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A Battle for the Soul of New York: Tammany Hall, Police Corruption, Vice and Reverend Charles Parkhurst's Crusade Against Them, 1892-1895 (Hardback)
  • A Battle for the Soul of New York: Tammany Hall, Police Corruption, Vice and Reverend Charles Parkhurst's Crusade Against Them, 1892-1895 (Hardback)
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A Battle for the Soul of New York: Tammany Hall, Police Corruption, Vice and Reverend Charles Parkhurst's Crusade Against Them, 1892-1895 (Hardback)

(author)
£18.95
Hardback 504 Pages / Published: 23/09/2002
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In 1892, when Rev. Charles H. Parkhurst (1842-1933) emerged as the most controversial figure in the city, New York was leaderless. The police ruled the streets with nightsticks, extorting vast sums of money from the flourishing vice industry. Every day more boatloads of immigrants_mostly Russian Jews_arrived on the Lower East Side, while the Irish controlled the machinery of the city through Tammany Hall. The uptown rich, who despised politics as degrading, were working on table arrangements for the next Patriarchs' Ball, while below Fourteenth Street firebrand radicals tested their new freedoms by advocating insurrection. Disguising himself, Parkhurst plunged into New York's criminal underworld. There, in police-protected dens of prostitution, gambling and after-hours saloons, the uptown pastor of the Madison Square Presbyterian Church found the evidence for a sermon that rocked the city. Over the next three years this charismatic hero exposed the brutal police department; overthrew the corrupt political machine that ran New York; and instilled a fresh forward-looking spirit that resulted in a dramatic urban renewal. Warren Sloat herein addresses such intriguing issues as: what motivated Parkhurst to take on such an implacable array of foes; how Parkhurst was able to unite the progressive elements of New York-uptown reformers, suffragist women, and poor immigrants; how 'the blue wall of silence,' even a century ago, covered up police wrongdoing; how women participated in Parkhurst's battle to win over the city; and how a na ve and idealistic pastor became a savvy political leader, a canny campaigner, and an influential voice in shaping public opinion. A Battle for the Soul of New York chronicles the uncertain and shifting transition between the Gilded Age and the Progressive Era, and features anarchists, gangsters, swaggering cops, prostitutes, saloon owners, and a narrative that gathers momentum and sweeps to a rousing conclusion. It is the dramatic, previously untold story about how democracy was reborn in post-Civil War industrial America-and the crusader who made it possible.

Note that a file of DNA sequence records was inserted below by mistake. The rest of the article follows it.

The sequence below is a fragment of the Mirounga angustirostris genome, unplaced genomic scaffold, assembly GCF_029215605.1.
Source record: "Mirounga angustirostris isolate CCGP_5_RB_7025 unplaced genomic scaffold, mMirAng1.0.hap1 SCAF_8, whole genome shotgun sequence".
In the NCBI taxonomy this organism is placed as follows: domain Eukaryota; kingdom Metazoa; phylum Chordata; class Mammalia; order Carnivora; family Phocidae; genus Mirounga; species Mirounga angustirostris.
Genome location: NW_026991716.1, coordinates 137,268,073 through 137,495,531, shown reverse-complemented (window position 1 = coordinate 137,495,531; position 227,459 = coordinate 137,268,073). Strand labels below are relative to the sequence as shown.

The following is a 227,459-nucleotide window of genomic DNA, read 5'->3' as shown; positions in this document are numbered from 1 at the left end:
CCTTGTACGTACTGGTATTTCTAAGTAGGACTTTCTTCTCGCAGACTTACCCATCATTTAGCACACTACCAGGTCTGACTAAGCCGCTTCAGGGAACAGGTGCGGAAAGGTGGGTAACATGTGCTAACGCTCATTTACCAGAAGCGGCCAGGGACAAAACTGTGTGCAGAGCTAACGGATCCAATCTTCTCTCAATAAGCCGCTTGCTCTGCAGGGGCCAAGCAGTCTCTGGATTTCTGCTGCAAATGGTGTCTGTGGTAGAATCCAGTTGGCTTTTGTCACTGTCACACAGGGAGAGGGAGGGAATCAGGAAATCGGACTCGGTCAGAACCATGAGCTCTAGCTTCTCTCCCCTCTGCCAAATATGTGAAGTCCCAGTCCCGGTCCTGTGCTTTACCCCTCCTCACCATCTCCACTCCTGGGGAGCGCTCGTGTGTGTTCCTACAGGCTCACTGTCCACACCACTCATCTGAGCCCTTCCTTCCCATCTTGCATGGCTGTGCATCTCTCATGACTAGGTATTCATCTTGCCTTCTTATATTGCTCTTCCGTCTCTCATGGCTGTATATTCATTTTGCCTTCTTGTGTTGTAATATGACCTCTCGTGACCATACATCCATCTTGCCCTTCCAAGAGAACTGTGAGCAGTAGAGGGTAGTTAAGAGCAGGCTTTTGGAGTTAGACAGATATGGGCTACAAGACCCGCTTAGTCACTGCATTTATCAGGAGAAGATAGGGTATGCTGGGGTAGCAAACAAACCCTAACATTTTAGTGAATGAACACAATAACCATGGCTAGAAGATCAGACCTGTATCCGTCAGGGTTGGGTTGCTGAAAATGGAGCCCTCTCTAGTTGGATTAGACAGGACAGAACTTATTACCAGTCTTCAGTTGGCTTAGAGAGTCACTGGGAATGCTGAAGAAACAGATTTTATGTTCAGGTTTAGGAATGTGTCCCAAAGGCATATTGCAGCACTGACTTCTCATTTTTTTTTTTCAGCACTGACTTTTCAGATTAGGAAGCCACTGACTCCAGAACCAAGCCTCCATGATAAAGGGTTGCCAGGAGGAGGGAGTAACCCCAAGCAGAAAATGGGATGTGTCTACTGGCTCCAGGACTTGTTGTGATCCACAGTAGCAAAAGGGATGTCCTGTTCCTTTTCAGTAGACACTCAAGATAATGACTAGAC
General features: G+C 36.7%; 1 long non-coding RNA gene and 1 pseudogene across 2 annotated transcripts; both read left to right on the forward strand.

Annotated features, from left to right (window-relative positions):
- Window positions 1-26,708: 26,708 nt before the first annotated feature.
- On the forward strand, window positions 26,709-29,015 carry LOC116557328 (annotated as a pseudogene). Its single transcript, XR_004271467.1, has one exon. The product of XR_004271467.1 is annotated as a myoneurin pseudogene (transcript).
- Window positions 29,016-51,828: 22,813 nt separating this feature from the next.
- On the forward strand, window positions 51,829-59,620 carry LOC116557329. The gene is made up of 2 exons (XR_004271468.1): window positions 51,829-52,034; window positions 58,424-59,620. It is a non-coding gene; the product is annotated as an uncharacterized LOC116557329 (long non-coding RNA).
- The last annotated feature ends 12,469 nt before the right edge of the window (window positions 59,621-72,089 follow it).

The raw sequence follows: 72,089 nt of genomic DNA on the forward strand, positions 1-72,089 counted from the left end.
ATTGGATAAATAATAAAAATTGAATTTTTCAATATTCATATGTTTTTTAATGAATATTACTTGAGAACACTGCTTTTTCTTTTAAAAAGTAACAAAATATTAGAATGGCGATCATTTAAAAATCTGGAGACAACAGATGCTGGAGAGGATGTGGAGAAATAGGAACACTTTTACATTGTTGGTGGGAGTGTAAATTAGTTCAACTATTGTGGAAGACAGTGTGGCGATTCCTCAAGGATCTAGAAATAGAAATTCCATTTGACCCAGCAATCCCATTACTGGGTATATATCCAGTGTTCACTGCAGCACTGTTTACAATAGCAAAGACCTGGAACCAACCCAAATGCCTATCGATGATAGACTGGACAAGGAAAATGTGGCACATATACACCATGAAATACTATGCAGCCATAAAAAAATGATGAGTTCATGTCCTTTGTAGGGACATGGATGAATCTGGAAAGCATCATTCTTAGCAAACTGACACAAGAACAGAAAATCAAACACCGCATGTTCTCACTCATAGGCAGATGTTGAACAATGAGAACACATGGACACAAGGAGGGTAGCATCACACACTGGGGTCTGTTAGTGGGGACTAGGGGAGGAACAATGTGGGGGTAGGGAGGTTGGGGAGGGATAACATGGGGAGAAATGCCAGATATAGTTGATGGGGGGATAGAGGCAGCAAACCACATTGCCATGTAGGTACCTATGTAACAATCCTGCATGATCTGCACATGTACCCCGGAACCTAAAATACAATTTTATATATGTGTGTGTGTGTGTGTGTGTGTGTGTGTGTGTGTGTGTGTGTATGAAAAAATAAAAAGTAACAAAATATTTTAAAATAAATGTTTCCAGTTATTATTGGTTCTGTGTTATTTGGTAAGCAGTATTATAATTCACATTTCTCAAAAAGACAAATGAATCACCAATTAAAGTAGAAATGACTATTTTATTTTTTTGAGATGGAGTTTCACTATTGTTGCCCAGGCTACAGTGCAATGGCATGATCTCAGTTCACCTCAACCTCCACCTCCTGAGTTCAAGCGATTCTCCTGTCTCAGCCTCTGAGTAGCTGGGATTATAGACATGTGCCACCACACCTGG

Publisher: Cooper Square Publishers Inc.,U.S.
ISBN: 9780815412373
Number of pages: 504
Weight: 794 g
Dimensions: 234 x 160 x 32 mm

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